Nefsis Delivers HD Videoconferencing to the Desktop - Page 2

Nefsis Professional, the latest offering from a videoconferencing pioneer, promises HD quality in multipoint conferences.

By Gerry Blackwell | Posted May 6, 2011
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Bandwidth, of course, is a huge determinant of conference quality. So is the distance and number of router hops between participants and the Nefsis servers used.

Nefsis won't say how many servers it has, or where exactly they are, but claims to have presence all across the U.S. and in 45 countries, including Canada and the UK where our participants were located. It also boasts that the technology automatically selects either the closest or least congested servers to ensure optimal performance - i.e. with the least amount of latency or delay in voice and video.

The first conference we tried had four participants, three of them, including the host, in the same facility in Canada, sharing a cable TV Internet service with 10 Mbps downstream and only 500-Kbps up. The fourth participant was in the UK. The three participants in one facility probably put a severe strain on the Internet service there, especially the uplink.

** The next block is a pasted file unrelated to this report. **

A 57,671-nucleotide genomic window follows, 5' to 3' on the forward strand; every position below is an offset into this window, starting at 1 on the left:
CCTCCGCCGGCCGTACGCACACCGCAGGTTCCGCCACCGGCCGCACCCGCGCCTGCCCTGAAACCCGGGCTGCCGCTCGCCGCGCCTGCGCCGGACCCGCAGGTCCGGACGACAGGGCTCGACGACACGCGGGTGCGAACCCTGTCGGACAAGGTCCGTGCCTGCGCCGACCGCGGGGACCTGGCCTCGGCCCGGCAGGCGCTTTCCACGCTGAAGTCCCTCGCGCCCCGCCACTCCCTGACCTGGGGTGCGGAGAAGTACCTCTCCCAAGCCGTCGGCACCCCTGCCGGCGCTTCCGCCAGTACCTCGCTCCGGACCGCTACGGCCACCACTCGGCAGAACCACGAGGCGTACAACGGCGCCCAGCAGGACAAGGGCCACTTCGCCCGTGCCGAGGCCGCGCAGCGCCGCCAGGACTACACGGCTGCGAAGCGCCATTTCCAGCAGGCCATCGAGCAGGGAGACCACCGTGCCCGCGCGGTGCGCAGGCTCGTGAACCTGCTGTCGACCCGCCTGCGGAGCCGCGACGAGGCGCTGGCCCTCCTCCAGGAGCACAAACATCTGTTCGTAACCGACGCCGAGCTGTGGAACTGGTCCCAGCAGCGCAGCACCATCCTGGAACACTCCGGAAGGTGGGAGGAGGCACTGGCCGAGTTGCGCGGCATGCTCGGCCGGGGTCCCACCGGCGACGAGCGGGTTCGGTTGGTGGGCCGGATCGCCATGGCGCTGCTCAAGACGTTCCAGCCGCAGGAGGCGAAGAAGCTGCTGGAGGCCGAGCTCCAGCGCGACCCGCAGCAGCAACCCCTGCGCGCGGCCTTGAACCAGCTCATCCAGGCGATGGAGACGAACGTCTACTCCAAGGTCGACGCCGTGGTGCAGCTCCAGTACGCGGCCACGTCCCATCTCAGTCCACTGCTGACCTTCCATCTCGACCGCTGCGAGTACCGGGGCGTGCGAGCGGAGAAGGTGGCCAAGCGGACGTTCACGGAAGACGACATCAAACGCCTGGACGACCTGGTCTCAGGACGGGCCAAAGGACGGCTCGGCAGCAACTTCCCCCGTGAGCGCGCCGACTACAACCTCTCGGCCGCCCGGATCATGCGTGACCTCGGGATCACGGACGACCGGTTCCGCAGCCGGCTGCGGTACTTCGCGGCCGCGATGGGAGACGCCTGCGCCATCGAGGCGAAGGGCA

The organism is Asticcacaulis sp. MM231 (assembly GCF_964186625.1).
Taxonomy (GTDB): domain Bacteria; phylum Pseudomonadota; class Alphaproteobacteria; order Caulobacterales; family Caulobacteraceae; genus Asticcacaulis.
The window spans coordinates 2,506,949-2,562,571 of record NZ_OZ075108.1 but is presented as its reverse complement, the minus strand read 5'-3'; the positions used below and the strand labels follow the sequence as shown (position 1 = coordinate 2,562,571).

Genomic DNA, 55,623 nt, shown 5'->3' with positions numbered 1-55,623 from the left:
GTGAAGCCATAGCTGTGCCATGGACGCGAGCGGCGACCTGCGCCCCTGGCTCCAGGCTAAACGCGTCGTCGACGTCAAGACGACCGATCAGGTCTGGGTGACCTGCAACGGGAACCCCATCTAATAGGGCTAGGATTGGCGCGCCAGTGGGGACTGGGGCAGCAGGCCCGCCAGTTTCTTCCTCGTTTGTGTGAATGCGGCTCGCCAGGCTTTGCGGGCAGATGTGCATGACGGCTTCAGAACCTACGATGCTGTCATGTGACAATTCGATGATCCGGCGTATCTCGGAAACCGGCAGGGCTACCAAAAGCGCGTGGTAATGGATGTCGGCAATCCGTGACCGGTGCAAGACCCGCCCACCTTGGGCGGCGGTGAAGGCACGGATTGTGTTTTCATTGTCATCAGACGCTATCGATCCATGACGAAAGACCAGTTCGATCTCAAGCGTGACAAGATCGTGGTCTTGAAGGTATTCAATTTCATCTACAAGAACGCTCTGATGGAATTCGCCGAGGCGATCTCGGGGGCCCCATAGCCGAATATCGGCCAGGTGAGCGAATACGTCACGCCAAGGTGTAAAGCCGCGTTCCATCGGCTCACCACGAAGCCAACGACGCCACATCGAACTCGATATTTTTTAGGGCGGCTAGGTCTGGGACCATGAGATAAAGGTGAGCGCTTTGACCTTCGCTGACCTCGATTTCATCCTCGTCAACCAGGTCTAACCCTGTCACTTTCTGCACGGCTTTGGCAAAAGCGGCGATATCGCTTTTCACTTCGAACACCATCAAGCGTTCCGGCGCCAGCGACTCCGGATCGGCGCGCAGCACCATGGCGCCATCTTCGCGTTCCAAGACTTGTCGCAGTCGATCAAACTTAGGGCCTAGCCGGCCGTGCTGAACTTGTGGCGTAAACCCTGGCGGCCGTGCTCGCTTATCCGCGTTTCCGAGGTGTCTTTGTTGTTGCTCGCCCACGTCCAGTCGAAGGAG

Video, which we set to a fairly modest 320x240 and 15 frames per second - so well short of HD-quality - was generally good, certainly superior to Skype video. But video windows were kept small, and when there was other sharing going on, motion grew choppy.

When we tried to share a video file in the sharing window, something that had worked reasonably well in the briefing with Nefsis, the audio was good, but video was reduced to about one frame per ten seconds - not really video at all.

During most of the conference, latency on the audio side made carrying on a normal conversation difficult but not impossible, and there was some clipping - loss of audio signal - especially when two people were talking at once, and severe echo at times. When three participants spoke at the same time, the audio was almost completely unintelligible.

In a second four-way conference with participants in four different locations in southern Canada, results were similar. Echo, delay and clipping were all problems on the audio portion, though not as severe as on the first conference. Video varied in quality but was generally acceptable.

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